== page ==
collegeThe day after Christmas I received the following message from an old friend I recently reconnected with via Facebook.  I had not seen or heard from him since the early 70s.  I clearly remember our last encounter.  It was one of those times when I took careful aim, shot an arrow, and walked away, never seeing where it landed. I doubt that my message was delivered with tact or skill. I was a know-it-all-twenty-something who shot first and asked questions later.  But what I lacked in diplomacy was made up in honesty, for I truly did care about the recipient of the message.

“Garrie, wanted to let you know something. When I last saw you in college, you told me something that I took to heart. You told me that you cared about me and that I was throwing my life away. You were much younger than I but I valued the message and it helped me straighten around. Not long after that I stopped the heavy drinking, focused on what I wanted and ended up landing a professorship at BU. It was an important “lecture” and you delivered it from the heart. Never had a chance to let you know. Now I have. Merry, merry Christmas!”bigstockphoto_arrows_in_the_target_1393338_v_Variation_1

It is a rare and special moment when we get to see that we have positively impacted someone’s life.  It may have taken forty years, but on December 26, I heard the “zing” and then the “thwack!”

Bull’s eye!

Footprints

christmas_tree_decorations_200943It is December and Christmas magic is rolling in like fog across the ocean.  Secrets are whispered behind loved ones’ backs, bells and ribbons are pulled from the attic, and the aroma of pine and cinnamon send shivers down the spine.  The brown soil that November left behind is covered with fresh snow.  It is a time of peace, good tidings and joy.  Everyone is happy.  

Almost.

I came across my nephew’s post on Facebook tonight;

“The world has grown cold now that you’ve gone away, Constance Madison.”

It was followed by comments from my niece, my sister, and my daughter.  They shared the same sentiments.  As I read, the lump that I keep stuffed deep in my throat reminded me that it still lives.  My eyes threatened to spill the hot tears that I blink back whenever my heart longs for my mother, and I thought, “It has been almost four years.”  

It has only been four years.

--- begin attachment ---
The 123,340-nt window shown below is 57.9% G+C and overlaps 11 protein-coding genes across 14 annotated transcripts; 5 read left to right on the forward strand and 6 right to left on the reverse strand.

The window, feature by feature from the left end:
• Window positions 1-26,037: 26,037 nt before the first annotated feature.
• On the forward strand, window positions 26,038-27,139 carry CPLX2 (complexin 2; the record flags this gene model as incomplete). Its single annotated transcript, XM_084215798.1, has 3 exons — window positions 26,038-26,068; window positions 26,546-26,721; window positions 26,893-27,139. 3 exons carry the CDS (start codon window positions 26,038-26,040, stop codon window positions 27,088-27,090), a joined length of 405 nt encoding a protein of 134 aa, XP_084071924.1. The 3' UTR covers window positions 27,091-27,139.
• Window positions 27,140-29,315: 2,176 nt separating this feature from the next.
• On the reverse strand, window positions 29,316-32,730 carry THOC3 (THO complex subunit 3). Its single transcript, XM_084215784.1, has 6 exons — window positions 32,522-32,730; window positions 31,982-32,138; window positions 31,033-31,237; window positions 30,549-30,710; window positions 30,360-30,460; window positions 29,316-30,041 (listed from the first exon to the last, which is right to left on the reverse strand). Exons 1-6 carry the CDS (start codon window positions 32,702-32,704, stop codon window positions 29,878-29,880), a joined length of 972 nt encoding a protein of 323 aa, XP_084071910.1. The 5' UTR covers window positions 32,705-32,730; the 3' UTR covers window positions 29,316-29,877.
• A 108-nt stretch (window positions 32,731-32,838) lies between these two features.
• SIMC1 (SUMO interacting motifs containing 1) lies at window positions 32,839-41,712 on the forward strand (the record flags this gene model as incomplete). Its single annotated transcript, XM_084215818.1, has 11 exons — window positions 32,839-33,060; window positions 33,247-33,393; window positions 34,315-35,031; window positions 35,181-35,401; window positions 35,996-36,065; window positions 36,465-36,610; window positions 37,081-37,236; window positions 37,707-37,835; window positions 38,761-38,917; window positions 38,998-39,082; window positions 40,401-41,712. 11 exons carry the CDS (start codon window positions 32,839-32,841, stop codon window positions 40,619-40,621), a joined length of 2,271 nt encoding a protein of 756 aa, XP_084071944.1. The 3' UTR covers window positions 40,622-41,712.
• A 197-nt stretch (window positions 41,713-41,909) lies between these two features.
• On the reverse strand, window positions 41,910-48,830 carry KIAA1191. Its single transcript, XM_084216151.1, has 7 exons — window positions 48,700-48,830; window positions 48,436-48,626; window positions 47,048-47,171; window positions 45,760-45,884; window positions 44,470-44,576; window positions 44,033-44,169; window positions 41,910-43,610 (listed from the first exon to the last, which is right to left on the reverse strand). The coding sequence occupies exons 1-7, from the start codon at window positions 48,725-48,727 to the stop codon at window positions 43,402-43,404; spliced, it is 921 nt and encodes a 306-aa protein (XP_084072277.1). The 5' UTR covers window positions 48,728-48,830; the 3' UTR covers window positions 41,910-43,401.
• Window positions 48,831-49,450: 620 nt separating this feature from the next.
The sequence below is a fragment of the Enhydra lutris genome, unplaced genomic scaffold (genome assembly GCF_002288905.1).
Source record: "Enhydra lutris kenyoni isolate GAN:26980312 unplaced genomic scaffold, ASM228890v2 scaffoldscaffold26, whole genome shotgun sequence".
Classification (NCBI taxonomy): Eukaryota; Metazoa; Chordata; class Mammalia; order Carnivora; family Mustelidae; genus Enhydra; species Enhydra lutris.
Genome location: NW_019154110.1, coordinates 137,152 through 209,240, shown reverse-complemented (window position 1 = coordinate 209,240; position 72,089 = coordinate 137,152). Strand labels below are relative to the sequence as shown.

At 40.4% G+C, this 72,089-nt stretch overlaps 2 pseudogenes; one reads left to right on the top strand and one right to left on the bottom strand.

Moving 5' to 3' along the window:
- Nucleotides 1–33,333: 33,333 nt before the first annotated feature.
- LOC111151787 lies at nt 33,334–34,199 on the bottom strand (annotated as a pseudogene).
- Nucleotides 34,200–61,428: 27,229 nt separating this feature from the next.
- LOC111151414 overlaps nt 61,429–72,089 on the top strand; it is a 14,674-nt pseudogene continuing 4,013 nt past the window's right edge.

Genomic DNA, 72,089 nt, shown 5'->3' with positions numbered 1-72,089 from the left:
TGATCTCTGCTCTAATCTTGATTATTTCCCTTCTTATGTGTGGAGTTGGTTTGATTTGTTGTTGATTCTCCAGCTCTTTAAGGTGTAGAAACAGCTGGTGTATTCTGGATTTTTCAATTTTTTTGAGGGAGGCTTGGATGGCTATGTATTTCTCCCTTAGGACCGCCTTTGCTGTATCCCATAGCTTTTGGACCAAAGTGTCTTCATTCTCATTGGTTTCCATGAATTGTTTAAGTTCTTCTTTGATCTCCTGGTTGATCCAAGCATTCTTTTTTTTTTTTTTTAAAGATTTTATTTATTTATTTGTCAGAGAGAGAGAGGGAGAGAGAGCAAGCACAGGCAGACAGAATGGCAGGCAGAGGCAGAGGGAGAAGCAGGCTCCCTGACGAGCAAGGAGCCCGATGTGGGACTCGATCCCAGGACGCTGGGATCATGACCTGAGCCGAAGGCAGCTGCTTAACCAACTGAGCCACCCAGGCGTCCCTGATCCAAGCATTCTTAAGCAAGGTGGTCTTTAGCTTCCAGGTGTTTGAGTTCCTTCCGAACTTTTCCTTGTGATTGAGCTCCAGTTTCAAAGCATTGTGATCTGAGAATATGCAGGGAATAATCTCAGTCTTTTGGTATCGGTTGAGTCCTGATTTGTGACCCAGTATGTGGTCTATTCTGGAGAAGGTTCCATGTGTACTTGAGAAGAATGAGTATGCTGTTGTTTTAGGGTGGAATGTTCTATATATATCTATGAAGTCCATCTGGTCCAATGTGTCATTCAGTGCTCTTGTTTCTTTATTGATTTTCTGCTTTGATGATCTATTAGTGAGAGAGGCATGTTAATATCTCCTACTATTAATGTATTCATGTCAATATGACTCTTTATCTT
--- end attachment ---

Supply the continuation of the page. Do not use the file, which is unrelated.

Almost immediately, I thought of a Christmas carol I learned long ago.

When I was a child, my mother had a beautiful book of Christmas sheet music.  Each carol was meticulously illustrated with angelic children with blushing cheeks and curls gilded with glittering gold.  The pages were as much a delight to peruse as the strains of the noels it contained.

It was from this book that I learned all the traditional carols, from “Silent Night” to “Bring a Torch, Jeanette Isabella.”  My mother pounded the keys of our old upright piano, while we children clustered around her, eagerly chorusing for yet another favorite.   Some of the keys stuck. Some didn’t play at all, but to us it was music of the gods.

One of Mom’s favorite carols was “Good King Wenceslas.”  It’s not one of the more commonly sung carols, and I’ve never understood why, but I know why Mom loved it so.  

Good King Wenceslas looked out, on the Feast of Stephen,
When the snow lay round about, deep and crisp and even;
Brightly shone the moon that night, tho’ the frost was cruel,
When a poor man came in sight, gath’ring winter fuel.

“Hither, page, and stand by me, if thou know’st it, telling,
Yonder peasant, who is he? Where and what his dwelling?”
“Sire, he lives a good league hence, underneath the mountain;
Right against the forest fence, by Saint Agnes’ fountain.”

“Bring me flesh, and bring me wine, bring me pine logs hither:
Thou and I shall see him dine, when we bear them thither. “
Page and monarch, forth they went, forth they went together;
Through the rude wind’s wild lament and the bitter weather.

I remember my mother wearing the same old coat every winter.  She lived in a house with threadbare rugs and holes in the plaster walls.  But she never hesitated to give a portion of what she had to someone who was in need.

“Sire, the night is darker now, and the wind blows stronger;
Fails my heart, I know not how; I can go no longer.”
“Mark my footsteps, good my page. Tread thou in them boldly
Thou shalt find the winter’s rage freeze thy blood less coldly.”

I remember putting my small feet into my mother’s slippers when I was a child.  They were big and flopped from my feet.

“Mark my footsteps, good my page. Tread thou in them boldly
Thou shalt find the winter’s rage freeze thy blood less coldly.”

“In his master’s steps he trod, where the snow lay dinted;
Heat was in the very sod which the saint had printed.

The slippers still held the heat from my mother, and warmed my icy toes.

Therefore, Christian men, be sure, wealth or rank possessing,
Ye who now will bless the poor, shall yourselves find blessing.”

I think it is time to walk where my mother stepped.  To take up where she left off- to christmasmirror her love, and kindness. To give a little more and hold on to a little less. 

I close my eyes, and remember her smile, and the world is a bit warmer once again.

Whimsical Wednesday- A Time for Wishing

Make_a_Wish_by_VefobitseqI have a fairly active imagination and sometimes catch myself engaging in a long diatribe of wishful thinking.  Today, on “Whimsical Wednesday” I decided to indulge and invite you to do the same.  You may be surprised when you give voice to some of your deepest desires.  What do you wish?

I wish that…